Saint-Saëns: Symphony No. 3 in C minor (Organ); Piano Concerto No. 4 in C minor

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COMPOSERS: Saint-Saens
LABELS: Actes Sud
WORKS: Symphony No. 3 in C minor (Organ); Piano Concerto No. 4 in C minor
PERFORMER: Daniel Roth (organ), Jean-François Heisser (piano); Les Siècles/François-Xavier Roth


Saint-Saëns on period instruments is an enticing prospect. The two headline instruments understandably grab the attention. The organ of Saint-Sulpice, one of Cavaillé-Coll’s supreme masterpieces, sounds utterly splendid in the Symphony, while an 1874 Erard piano tickles and tweaks the ears by turn in the Concerto.

Beyond these are many points of interest, not least the quintessentially French woodwind, while the darker hue of the gut strings is telling in the slow movements. It is frustrating, then, that the ‘bilingual texts’ only give artist biographies, with no mention of the music, the instruments or the issues arising from playing Saint-Saëns in a historically informed manner.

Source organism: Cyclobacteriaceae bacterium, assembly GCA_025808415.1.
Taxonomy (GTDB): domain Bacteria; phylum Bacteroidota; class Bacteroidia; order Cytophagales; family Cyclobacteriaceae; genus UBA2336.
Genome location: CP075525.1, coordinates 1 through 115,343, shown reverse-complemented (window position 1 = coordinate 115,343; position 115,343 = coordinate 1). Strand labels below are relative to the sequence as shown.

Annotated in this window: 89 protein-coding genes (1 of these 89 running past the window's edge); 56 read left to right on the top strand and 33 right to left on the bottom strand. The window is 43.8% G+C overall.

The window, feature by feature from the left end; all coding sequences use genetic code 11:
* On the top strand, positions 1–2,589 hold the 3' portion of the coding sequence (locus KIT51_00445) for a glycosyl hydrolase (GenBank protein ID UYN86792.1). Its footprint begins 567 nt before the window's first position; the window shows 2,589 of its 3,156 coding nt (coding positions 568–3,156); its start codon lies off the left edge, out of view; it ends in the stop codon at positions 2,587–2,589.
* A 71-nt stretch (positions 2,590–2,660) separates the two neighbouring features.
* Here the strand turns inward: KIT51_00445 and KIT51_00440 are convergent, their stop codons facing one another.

These works make an intelligent pairing, each essentially eliding a four-movement structure into two movements, and each also develops themes cyclically. Surely, though, the Concerto should be heard before the Symphony. Unlike most supposedly ‘live’ recordings, this appears to be the real thing, with a palpable frisson of music-making in the moment that more than compensates for sounds such as the score’s pages being flicked over or some odd thumps (foot stamps?) in the Concerto.


Jean-François Heisser is generally full of charm and sparkle, if slightly earthbound at the start of the Concerto’s final Allegro. Les Siècles play with panache under François-Xavier Roth, and though both works take time to get going, the conclusions are suitably bracing. Christopher Dingle